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Plants ‘talk’ to other plants to help them grow

Plants communicate with each through physical contact, chemical and light-mediated signals. Now it seems that having a friendly “chinwag” also makes plants grow better.

A group of researchers noticed that blocked chilli seeds grew significantly better with basil plants.

This suggests that plants are talking to each other via nanomechanical vibrations.

In the absence of a neighbouring plant, germination rates were very low, but when the plants were able to openly communicate with the seeds, more seedlings grew.

Read more at University of Western Australia

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3 Comments sorted by

  1. Lynne Newington


    David Attenborough certainly made us aware of the validity of "plant talk" with his series that included the Private life of Plants, the un-ending story of nature.
    These day's with so many living busy lives I quess there's no time to ponder which is a pity.

  2. Liam J

    logged in via email

    Fascinating! i wonder if this effect can be seen in monocropped annuals. Might germination of e.g wheat be to some extent 'contagious', in that early germinators encourage nearby germinations?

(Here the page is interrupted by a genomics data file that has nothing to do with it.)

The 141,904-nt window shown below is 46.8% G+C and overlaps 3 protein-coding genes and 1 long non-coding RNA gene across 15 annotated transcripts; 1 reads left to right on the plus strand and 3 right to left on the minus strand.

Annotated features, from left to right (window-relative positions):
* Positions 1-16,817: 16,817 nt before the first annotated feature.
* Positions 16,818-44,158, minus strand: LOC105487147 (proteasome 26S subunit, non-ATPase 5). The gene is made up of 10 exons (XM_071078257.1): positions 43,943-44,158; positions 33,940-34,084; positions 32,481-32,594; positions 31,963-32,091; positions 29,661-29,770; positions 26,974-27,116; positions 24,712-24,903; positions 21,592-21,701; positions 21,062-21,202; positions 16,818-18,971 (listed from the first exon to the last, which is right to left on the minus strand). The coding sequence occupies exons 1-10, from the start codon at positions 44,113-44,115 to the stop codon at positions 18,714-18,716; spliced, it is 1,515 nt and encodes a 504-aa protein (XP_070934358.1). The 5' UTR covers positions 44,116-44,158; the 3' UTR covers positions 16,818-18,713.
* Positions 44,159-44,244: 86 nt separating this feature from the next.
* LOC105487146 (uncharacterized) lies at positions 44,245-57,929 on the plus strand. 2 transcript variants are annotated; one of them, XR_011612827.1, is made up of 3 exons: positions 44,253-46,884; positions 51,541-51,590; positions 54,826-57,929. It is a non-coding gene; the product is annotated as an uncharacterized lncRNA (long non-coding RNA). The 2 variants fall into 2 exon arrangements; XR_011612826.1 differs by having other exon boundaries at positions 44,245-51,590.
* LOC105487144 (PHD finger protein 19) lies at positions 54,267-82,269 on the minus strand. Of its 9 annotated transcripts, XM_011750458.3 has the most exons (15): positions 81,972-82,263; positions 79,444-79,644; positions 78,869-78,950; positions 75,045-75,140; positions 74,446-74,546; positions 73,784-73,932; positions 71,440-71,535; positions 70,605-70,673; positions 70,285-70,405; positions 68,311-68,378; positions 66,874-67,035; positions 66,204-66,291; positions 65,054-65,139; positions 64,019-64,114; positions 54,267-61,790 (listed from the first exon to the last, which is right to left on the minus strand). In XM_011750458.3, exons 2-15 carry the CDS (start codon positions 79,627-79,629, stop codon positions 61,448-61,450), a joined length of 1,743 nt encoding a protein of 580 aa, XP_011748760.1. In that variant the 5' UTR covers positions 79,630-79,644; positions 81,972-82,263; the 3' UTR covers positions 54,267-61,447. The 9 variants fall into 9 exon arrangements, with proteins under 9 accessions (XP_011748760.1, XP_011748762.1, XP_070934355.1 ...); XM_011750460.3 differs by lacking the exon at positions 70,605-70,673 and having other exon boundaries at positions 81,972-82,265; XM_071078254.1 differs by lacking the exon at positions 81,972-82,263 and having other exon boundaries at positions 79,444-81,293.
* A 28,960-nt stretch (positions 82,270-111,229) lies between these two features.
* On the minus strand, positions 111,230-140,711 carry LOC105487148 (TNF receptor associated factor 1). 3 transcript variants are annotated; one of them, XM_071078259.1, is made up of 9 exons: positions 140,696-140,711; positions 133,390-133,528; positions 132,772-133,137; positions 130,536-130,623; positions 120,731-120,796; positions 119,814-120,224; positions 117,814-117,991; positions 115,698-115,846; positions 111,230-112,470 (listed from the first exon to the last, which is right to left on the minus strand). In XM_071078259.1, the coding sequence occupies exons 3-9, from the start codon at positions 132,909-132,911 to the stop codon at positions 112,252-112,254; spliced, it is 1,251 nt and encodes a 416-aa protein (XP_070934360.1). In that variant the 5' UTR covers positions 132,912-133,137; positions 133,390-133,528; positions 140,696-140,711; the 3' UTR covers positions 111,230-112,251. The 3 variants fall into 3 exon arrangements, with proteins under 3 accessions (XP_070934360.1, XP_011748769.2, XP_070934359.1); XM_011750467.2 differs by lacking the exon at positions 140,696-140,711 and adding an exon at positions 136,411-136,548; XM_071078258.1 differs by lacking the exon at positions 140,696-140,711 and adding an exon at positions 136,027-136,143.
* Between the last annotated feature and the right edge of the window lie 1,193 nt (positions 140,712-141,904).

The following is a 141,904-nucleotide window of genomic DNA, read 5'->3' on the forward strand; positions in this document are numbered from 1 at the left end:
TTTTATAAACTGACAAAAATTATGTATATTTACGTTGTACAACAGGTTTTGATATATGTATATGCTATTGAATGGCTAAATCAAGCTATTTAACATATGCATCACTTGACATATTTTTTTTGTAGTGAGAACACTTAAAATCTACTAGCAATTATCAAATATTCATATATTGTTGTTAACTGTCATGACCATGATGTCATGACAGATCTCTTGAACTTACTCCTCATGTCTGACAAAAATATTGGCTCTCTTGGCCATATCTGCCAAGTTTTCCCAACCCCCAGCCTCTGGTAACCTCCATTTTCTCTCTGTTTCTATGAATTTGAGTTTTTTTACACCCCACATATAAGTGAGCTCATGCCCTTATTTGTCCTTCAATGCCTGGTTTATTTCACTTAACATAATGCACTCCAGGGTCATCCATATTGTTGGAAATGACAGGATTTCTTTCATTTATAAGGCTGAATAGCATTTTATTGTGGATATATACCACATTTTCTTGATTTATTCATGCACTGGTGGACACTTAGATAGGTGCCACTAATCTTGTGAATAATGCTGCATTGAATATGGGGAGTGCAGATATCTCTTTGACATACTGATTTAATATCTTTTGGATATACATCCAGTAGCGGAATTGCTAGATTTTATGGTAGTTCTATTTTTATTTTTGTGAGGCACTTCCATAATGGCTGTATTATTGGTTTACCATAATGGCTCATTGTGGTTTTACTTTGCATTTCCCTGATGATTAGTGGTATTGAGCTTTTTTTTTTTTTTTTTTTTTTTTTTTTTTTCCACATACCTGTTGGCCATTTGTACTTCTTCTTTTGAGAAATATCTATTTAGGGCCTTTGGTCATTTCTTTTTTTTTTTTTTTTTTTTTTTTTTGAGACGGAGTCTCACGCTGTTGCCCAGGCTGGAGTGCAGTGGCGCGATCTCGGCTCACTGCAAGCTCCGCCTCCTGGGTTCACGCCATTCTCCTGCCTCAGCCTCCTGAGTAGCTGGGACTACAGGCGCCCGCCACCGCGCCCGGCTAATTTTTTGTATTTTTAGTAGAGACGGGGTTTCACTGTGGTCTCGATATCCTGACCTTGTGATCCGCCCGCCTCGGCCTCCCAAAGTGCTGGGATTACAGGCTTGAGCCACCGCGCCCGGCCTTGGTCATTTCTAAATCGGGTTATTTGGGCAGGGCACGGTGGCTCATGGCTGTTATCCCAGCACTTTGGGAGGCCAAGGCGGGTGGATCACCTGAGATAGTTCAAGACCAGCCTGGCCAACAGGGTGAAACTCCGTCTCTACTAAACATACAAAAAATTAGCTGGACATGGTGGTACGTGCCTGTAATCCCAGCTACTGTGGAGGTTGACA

1. ɐdɐʇɹɐnb ssıɐʇ

      IT Architect & Agribusiness Consultant

      In reply to Liam J

      There was an experiment done in the late 60s/early 70s (unfortunately without the usual scientific rigour) that showed an increase in in plant growth through just that phenomena.

      In one experiment, playing a low level soundtrack of twilight crickets chirping prior to a rainfall in one corner of the greenhouse showed the plants in that vicinity opening stoma in readiness of a rain. That "stoma readiness response" was seen to then slowly spread on the peripheries of the immediate plant grouping ... like a chinese whisper if you like.

      Obviously stricter scientific measures need to be taken to study this further, but articles like this just lead me to think we are trying to catch up with understanding it all.